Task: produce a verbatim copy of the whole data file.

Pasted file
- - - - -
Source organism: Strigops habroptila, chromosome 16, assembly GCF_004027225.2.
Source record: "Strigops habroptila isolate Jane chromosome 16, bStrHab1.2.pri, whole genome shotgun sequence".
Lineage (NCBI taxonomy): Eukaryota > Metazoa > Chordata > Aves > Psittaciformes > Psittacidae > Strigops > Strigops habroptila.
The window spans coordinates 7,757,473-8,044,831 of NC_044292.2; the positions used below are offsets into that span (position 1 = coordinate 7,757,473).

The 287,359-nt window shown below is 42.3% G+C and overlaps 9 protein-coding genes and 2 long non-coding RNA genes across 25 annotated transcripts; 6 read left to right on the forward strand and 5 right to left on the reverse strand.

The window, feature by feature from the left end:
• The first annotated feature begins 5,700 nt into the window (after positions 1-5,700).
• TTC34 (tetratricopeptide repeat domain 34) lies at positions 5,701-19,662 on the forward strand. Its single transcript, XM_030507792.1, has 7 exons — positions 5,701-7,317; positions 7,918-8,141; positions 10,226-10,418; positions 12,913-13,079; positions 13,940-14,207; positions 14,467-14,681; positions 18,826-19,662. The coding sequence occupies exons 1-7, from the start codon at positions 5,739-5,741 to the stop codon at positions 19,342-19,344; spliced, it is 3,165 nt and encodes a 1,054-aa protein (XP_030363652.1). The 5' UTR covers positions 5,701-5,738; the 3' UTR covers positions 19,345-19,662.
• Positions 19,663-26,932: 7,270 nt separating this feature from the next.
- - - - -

Source organism: Strigops habroptila, chromosome 16, assembly GCF_004027225.2.
Source record: "Strigops habroptila isolate Jane chromosome 16, bStrHab1.2.pri, whole genome shotgun sequence".
Lineage (NCBI taxonomy): Eukaryota > Metazoa > Chordata > Aves > Psittaciformes > Psittacidae > Strigops > Strigops habroptila.
The window spans coordinates 7,757,473-8,044,831 of NC_044292.2; the positions used below are offsets into that span (position 1 = coordinate 7,757,473).

The 287,359-nt window shown below is 42.3% G+C and overlaps 9 protein-coding genes and 2 long non-coding RNA genes across 25 annotated transcripts; 6 read left to right on the forward strand and 5 right to left on the reverse strand.

The window, feature by feature from the left end:
• The first annotated feature begins 5,700 nt into the window (after positions 1-5,700).
• TTC34 (tetratricopeptide repeat domain 34) lies at positions 5,701-19,662 on the forward strand. Its single transcript, XM_030507792.1, has 7 exons — positions 5,701-7,317; positions 7,918-8,141; positions 10,226-10,418; positions 12,913-13,079; positions 13,940-14,207; positions 14,467-14,681; positions 18,826-19,662. The coding sequence occupies exons 1-7, from the start codon at positions 5,739-5,741 to the stop codon at positions 19,342-19,344; spliced, it is 3,165 nt and encodes a 1,054-aa protein (XP_030363652.1). The 5' UTR covers positions 5,701-5,738; the 3' UTR covers positions 19,345-19,662.
• Positions 19,663-26,932: 7,270 nt separating this feature from the next.